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Toxic Algae Found At Schiller Park Pond

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The Columbus Parks and Recreation Department warns pet owners at Schiller Park to stay away from the pond.  Recent tests of the water show it's contaminated with toxic algae.

The below transcript is an automated transcript of the above conversation. Please excuse minor typos and errors.

Debbie Holmes: Tell me about Schiller Park and what happened to the pond.

Terri Leist: Well we started noticing a growth in the pond waters. We did have them tested and found that we do have an algae bloom there. We believe it is caused from an overload of phosphorus. That's primarily going to be because of dropping from animals, probably water fowl so ducks geese or any the other kind of bird that may be flying over the water or got into the water. Also could be from the Schiller Park in particular gets a lot of people coming there with their pets and if the pets have any kind of droppings into the park Mother Nature's rains and washes those into the pond as well.

So that's what we're looking at and so we decided that we needed to post a notice to alert folks. Because again that particular park a lot of people bring their pets to that park so we wanted to make sure that we put people on notice not to allow their pets to get into the pond and/or to drink the water because we didn't want anybody to get sick.

DH: Now have you posted a sign like this before?

TL: No we posted this probably about two-and-a half weeks ago to start alerting people. We also have signs posted in Krumm Park as well because we started to notice a growth there and so again just trying to keep people and their pets safe.

DH: Now you said you don't think you've ever posted a sign like that before so what do you think is causing this to be such a contaminated state today?

TL: It may been just the expertise that we have on staff now to know what's going on, it could be just a build up over time of the droppings from the animals, and so it just kind of came to a head. As you had the warmer temperatures and the rain that we saw this year was just to build up of over a couple years. Which may be why we haven't seen it before. So there are varying reasons as to why all of a sudden it started to bloom.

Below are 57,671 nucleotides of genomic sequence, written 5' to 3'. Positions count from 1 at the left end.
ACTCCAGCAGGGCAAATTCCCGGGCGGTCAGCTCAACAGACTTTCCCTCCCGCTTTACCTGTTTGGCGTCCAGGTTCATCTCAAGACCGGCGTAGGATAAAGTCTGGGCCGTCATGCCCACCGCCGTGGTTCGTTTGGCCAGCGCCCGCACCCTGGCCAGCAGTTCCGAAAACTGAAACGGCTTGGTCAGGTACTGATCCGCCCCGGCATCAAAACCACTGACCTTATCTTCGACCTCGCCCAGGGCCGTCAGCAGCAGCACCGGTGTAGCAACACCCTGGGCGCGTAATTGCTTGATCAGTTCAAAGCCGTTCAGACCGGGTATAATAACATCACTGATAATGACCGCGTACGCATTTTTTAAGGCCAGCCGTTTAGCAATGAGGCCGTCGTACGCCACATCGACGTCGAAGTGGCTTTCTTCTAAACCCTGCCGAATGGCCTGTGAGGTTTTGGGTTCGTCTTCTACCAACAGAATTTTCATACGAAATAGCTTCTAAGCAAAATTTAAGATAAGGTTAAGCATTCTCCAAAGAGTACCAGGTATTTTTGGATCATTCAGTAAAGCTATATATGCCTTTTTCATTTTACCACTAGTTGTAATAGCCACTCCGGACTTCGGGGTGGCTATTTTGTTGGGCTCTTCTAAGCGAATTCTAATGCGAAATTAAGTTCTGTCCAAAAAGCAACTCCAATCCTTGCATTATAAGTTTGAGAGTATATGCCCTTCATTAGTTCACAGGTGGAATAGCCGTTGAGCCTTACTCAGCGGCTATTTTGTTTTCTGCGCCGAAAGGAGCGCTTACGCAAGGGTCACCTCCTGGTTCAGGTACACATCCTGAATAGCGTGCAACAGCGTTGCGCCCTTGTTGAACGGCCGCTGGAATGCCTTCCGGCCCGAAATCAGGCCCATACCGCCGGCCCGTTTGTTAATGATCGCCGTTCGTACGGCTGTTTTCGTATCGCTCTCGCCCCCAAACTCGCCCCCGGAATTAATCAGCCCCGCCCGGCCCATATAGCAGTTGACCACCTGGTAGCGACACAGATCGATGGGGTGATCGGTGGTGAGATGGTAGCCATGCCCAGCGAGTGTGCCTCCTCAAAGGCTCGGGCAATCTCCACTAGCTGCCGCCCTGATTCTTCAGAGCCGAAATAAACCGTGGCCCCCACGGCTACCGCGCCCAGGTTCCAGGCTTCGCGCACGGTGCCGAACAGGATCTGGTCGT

DH: Is there an increase maybe in the number of pets people are bringing there or more pet owners not picking up after their pets?

TL: I don't know that we can narrow it down to what type of animals. I think it's been a build up over years time. And so I don't think that this was just happen just all of a sudden this summer I think that it's been a build up over a long-term-period where you have a lot of especially waterfowl that that come and come into that park and into that pond and I think it's just been a long-term or long time thing coming because of the build up because of the droppings.

DH: Are you testing other park ponds?

TL: Not at this time.

DH: Why is that?

TL: We haven't seen an incidence of it we at the other parks we've noticed some potential growth at Westgate Park but not to an algae bloom. So we haven't seen anything else anywhere else to alert us that we need to do testing in other parks.

DH: And so far do you know if any pets have gotten ill from this?

TL: None that we've been made aware of.

DH: What will the recreation and parks department be doing to stem this contamination?

TL: Where working with two different companies to get proposals from them to treat the ponds to get the algae growth under control and to eliminate it. Once we get their proposals which we hope to have within the next week or so then we'll have one of those companies go in and start treating the pond.

DH: We've been talking with Terry least assistant director of the Columbus Recreation and Parks Department. About contaminated. Pond water. Thank you so much.

TL: Thank you.